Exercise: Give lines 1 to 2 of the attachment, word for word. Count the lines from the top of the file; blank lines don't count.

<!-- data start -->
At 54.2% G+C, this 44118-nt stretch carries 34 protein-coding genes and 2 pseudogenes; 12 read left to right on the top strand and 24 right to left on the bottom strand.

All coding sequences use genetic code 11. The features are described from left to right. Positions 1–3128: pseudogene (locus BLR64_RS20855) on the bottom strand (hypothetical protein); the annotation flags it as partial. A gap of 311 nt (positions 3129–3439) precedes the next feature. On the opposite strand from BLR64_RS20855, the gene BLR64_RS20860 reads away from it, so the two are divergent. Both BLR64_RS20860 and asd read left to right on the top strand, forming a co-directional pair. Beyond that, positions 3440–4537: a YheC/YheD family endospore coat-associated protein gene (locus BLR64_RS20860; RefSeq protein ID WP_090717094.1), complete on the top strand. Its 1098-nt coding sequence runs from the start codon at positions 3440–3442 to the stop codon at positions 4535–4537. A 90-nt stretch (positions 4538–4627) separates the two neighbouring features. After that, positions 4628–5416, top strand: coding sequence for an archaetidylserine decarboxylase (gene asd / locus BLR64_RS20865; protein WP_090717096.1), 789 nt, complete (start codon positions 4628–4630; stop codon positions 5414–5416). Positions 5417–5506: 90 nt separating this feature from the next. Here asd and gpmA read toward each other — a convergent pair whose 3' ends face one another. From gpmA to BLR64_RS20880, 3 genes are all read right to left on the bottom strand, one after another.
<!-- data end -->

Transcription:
At 54.2% G+C, this 44118-nt stretch carries 34 protein-coding genes and 2 pseudogenes; 12 read left to right on the top strand and 24 right to left on the bottom strand.

All coding sequences use genetic code 11. The features are described from left to right. Positions 1–3128: pseudogene (locus BLR64_RS20855) on the bottom strand (hypothetical protein); the annotation flags it as partial. A gap of 311 nt (positions 3129–3439) precedes the next feature. On the opposite strand from BLR64_RS20855, the gene BLR64_RS20860 reads away from it, so the two are divergent. Both BLR64_RS20860 and asd read left to right on the top strand, forming a co-directional pair. Beyond that, positions 3440–4537: a YheC/YheD family endospore coat-associated protein gene (locus BLR64_RS20860; RefSeq protein ID WP_090717094.1), complete on the top strand. Its 1098-nt coding sequence runs from the start codon at positions 3440–3442 to the stop codon at positions 4535–4537. A 90-nt stretch (positions 4538–4627) separates the two neighbouring features. After that, positions 4628–5416, top strand: coding sequence for an archaetidylserine decarboxylase (gene asd / locus BLR64_RS20865; protein WP_090717096.1), 789 nt, complete (start codon positions 4628–4630; stop codon positions 5414–5416). Positions 5417–5506: 90 nt separating this feature from the next. Here asd and gpmA read toward each other — a convergent pair whose 3' ends face one another. From gpmA to BLR64_RS20880, 3 genes are all read right to left on the bottom strand, one after another.